Of course, the opponent’s ability and style played a huge factor here; it’s not just about what Nashville didn’t do so much as what Birmingham did, as well. Legion FC started the year somewhat rough, but has rounded into one of the USL Championship’s better defenses since the nadir to close out June (three goals allowed to Indy, four allowed to Pittsburgh in back-to-back games), has been basically elite.
Look at how the Legion defenders and lone defensive midfielder (Zachary Herivaux) set up. Keep in mind this includes their time on the ball, though “on offense” would certainly be a misnomer here:
Those fullbacks sure as heck didn’t fly up the field on offense, and they made it their duty to maintain defensive responsibility first and foremost. They were a compact defensive line, and on the rare occasions a fullback was caught off-balance (remember, they avoided putting themselves in position to have that happen) and beaten off the dribble – which again, only happened twice – the centerbacks were able to step out to cut the attack out before anything happened.
Nashville wasn’t throwing numbers forward, and the Legion trusted the weakside defenders to match numbers on the lone striker and far winger while the numbers recovered from midfield. Either Nashville had to:
- Take on – and beat – the fullback more consistently
- Get a midfield run from LaGrassa (sure) or Ken Tribbett/Bolu Akinyode (they made a couple attempts, but you can’t rely on it consistently), or
- Hit the risky big switch to the other winger to get the mini-overload and a one-v-one without a second defender in position to recover.
Failing that, a more hold-up focused striker is needed if the wingers aren’t winning battles against the backline.
This is a really well-drilled and defensively competent Birmingham team, with a decent amount of good talent. If they’d had some of the offensive pieces clicking earlier in the year – with JJ Williams and Brian Wright both making returns to their MLS clubs, and taking a while to get on the field together in the early phases – they would be safely in the playoffs by now, instead of in a battle for one of the final couple spots.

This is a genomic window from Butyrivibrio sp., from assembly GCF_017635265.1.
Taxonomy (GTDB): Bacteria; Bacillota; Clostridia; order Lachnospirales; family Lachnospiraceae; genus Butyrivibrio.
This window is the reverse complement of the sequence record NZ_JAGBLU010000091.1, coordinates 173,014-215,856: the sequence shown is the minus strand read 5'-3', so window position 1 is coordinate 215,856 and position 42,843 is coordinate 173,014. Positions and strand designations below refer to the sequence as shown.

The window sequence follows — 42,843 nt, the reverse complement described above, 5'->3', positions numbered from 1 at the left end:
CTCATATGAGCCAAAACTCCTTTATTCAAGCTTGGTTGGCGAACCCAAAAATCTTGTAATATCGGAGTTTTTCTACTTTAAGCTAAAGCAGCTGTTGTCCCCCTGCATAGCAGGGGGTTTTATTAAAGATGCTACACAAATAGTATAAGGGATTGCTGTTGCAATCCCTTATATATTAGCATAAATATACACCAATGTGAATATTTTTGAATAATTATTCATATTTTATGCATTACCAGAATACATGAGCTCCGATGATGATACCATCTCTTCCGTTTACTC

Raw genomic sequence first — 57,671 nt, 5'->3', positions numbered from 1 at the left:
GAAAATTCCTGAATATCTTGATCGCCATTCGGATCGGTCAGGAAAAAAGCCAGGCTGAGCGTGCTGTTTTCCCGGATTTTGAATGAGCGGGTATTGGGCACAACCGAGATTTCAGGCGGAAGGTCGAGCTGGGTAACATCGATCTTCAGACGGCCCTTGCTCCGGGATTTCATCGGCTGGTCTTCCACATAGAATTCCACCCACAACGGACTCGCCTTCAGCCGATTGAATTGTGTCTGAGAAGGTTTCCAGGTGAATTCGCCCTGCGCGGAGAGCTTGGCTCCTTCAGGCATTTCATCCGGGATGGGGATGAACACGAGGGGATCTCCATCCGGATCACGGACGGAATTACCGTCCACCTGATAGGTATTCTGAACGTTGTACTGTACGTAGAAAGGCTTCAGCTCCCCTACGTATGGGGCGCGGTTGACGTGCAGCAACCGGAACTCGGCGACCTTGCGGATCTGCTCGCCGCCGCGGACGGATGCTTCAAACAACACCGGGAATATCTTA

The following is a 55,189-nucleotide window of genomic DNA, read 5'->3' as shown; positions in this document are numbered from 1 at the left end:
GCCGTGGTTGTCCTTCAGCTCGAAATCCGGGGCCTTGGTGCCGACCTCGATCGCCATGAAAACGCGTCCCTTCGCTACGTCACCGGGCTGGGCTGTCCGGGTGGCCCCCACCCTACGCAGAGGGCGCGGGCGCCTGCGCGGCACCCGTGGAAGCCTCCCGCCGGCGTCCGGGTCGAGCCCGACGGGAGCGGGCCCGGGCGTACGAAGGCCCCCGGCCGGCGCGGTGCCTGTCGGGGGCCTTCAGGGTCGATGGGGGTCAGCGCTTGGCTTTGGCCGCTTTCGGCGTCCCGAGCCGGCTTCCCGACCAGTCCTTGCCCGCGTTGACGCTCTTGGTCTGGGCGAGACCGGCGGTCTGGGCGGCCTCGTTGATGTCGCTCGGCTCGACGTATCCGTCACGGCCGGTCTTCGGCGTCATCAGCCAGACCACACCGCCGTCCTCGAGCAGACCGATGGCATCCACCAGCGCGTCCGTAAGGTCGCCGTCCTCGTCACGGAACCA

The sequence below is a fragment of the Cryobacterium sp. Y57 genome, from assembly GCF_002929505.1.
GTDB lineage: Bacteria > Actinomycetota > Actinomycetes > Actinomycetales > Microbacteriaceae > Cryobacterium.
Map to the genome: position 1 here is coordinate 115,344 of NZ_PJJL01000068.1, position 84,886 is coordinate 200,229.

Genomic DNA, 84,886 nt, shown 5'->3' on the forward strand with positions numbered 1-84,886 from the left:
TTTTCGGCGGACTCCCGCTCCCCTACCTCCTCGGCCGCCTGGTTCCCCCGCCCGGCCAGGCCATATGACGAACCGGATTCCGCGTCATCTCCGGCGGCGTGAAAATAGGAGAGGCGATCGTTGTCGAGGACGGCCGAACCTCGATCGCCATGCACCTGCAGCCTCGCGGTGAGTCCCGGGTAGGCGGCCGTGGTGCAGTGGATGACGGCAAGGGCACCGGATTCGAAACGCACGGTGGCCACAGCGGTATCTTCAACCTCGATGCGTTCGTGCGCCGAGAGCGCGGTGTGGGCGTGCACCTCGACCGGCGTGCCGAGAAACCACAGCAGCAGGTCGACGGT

The future is bright in the Magic City.
Dominance doesn’t pay off
It should come as no surprise given the above that Nashville sort of bossed this game. There wasn’t a huge possession advantage (which coincidentally happened to by the duel-win percentage as well, so I included that for a nice bit of symmetry):
…but there was when it came to meaningful possession, and particularly generating shots:
A 14-6 overall advantage is fairly sizable, especially when you consider that half of Birmingham’s shots were from outside the box (and none of them came remotely close to bothering Matt Pickens) while Nashville’s were largely inside the penalty area (10/14), and most of them came from high-value areas in the center of the pitch (nine-ish from inside the width of the six-yard box).
It was sort of a night of bad luck finishing, more than an inability to create anything meaningful. Of course, given we got a second consecutive game with some of that over the weekend (and with a solid 70-plus minutes from Daniel Ríos, too), you have to worry a bit about the calibration of some of those shooting legs for the home stretch of the season. However, I’d anticipate a more-fit Ríos and a little time for the first-choice XI to get back on the field together probably sees things go a little more smoothly.